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Is the SEC’s In-House Court System in Jeopardy?

July 29, 2022, 8:00 AM

When the Securities and Exchange Commission decides to bring charges against a company or individual, it has two options—sue in federal court, where defendants receive all the familiar procedural protections, or initiate an administrative proceeding.

In an administrative proceeding, the SEC is not just the prosecutor, but it also serves as judge and jury. These in-house proceedings are before administrative law judges (ALJs), who are appointed by the SEC. And the SEC has historically won cases at a much higher rate in these proceedings.
ALJs have extremely broad powers, including the power to impose penalties and permanently bar people from the industry. This includes barring certified public accountants and securities lawyers from practicing before the SEC.

Defendants have objected to this system perennially, arguing that it is both unfair and unconstitutional. These arguments are now finding traction in court.

Jarkesy v. SEC is one of the most significant developments in this area. The May 18 ruling from the US Court of Appeals for the Fifth Circuit severely limits the SEC’s use of administrative proceedings, and could signal a fundamental change in how cases are litigated by the SEC, which might benefit defendants.

The Jarkesy Decision

The SEC instituted in-house enforcement proceedings against George R. Jarkesy Jr. and his advisory firm Patriot28 LLC for allegedly misrepresenting the assets and operations of two hedge funds. Jarkesy sought to enjoin the proceedings, arguing they violated his constitutional rights, but his efforts failed in federal court.

The ALJ and the SEC ultimately found Jarkesy and Patriot28 committed securities fraud, entering civil penalties, disgorgement, and an industry bar. The appeal to the Fifth Circuit ensued.

A divided Fifth Circuit held that the SEC’s in-house court system was unconstitutional in its current form and that the proceeding violated Jarkesy’s Seventh Amendment right to a jury trial.

The court also held that Congress “unconstitutionally delegated legislative power” to the SEC when it gave “no guidance whatsoever” as to when the SEC should initiate administrative proceedings as opposed to filing suit in federal court. Finally the court held that the SEC’s ALJs were too far insulated from removal by the president, violating the separation of powers.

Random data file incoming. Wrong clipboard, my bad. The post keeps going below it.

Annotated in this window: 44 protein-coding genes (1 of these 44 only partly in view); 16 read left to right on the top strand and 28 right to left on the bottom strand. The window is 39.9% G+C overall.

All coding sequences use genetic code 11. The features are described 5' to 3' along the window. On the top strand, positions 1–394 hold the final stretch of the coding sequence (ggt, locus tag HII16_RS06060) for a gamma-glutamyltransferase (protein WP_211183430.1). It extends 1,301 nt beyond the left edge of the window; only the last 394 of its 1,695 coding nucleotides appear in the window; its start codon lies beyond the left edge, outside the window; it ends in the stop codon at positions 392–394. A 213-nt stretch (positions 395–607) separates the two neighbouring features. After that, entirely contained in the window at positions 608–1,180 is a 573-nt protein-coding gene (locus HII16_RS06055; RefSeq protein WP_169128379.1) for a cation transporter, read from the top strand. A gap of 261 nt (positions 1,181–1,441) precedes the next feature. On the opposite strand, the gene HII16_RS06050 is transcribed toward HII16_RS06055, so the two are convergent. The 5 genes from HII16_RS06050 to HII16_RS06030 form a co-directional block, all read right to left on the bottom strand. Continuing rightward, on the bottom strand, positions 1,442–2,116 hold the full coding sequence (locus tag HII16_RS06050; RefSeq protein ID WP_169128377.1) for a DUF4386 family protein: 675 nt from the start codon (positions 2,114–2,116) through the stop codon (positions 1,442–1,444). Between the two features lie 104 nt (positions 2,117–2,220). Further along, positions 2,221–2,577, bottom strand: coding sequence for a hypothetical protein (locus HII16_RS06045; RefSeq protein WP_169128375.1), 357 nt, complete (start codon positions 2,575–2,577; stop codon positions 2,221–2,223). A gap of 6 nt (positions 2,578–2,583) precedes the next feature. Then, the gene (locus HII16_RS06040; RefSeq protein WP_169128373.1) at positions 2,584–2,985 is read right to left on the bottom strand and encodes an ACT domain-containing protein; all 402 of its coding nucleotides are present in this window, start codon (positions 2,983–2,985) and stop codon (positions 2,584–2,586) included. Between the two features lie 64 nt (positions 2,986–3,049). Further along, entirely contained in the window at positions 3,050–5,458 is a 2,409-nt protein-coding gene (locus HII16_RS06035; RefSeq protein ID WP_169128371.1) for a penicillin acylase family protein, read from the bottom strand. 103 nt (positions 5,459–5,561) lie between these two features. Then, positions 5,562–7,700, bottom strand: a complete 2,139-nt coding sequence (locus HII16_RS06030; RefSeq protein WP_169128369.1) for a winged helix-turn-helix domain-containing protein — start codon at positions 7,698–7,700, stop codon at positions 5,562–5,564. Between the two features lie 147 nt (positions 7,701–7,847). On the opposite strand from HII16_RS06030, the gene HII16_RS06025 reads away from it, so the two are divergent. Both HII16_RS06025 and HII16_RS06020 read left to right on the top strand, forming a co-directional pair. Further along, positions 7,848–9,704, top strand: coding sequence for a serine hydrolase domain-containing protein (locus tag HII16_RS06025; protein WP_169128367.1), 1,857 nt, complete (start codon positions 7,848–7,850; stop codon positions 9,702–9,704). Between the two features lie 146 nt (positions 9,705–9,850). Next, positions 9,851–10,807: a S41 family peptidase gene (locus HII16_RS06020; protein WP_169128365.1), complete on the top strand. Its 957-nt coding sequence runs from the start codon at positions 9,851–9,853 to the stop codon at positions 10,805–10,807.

Impact of Ruling

The significance of the Jarkesy decision cannot be overstated, and for that reason the SEC on July 1 asked the full Fifth Circuit to reconsider the ruling. Depending on the outcome of the petition, the commission could also seek US Supreme Court review.

If the Jarkesy decision stands, it could lead to fundamental changes in the way the SEC has operated for decades. In the wake of Lucia v. SEC, which held that the commission’s ALJs had been unconstitutionally appointed, the SEC began to bring the bulk of its contested enforcement actions in federal court.

If Jarkesy were to become the law in other circuits, what may have been a temporary move to federal court could become permanent, given the continued success defendants are having in challenging administrative proceedings.

Just two days before Jarkesy was decided, the Supreme Court agreed to hear the SEC’s appeal of Cochran v. SEC, which permitted defendants to go to federal court as an initial matter to challenge the constitutionality of the SEC’s in-house court system rather than forcing defendants to endure a full administrative proceeding and an appeal to the commission before doing so.

If the Supreme Court affirms Cochran, defendants will be able to fast-track their constitutional challenges. Even before then, the combined impact of Cochran and Jarkesy will likely embolden defendants to bring their challenges in federal court.

What’s Next?

With courts now willing to entertain existential challenges to the SEC’s administrative proceedings, it could signal a major change in the way SEC enforcement actions are pursued and resolved.

While we wait for the various appeals to be resolved, defendants still face the risk of defending against claims brought in what at least one court has held is an unconstitutional system.

This article does not necessarily reflect the opinion of The Bureau of National Affairs, Inc., the publisher of Bloomberg Law and Bloomberg Tax, or its owners.

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Author Information

Susan E. Hurd is a partner in Alston & Bird’s Securities Litigation Group. She represents companies and their executives in securities class actions, derivative cases, merger litigation, and SEC investigations.

Matthew E. Newman is a senior associate in Alston & Bird’s Securities Litigation Group, focusing on complex securities litigation, SEC and DOJ investigations, and regulatory and compliance matters.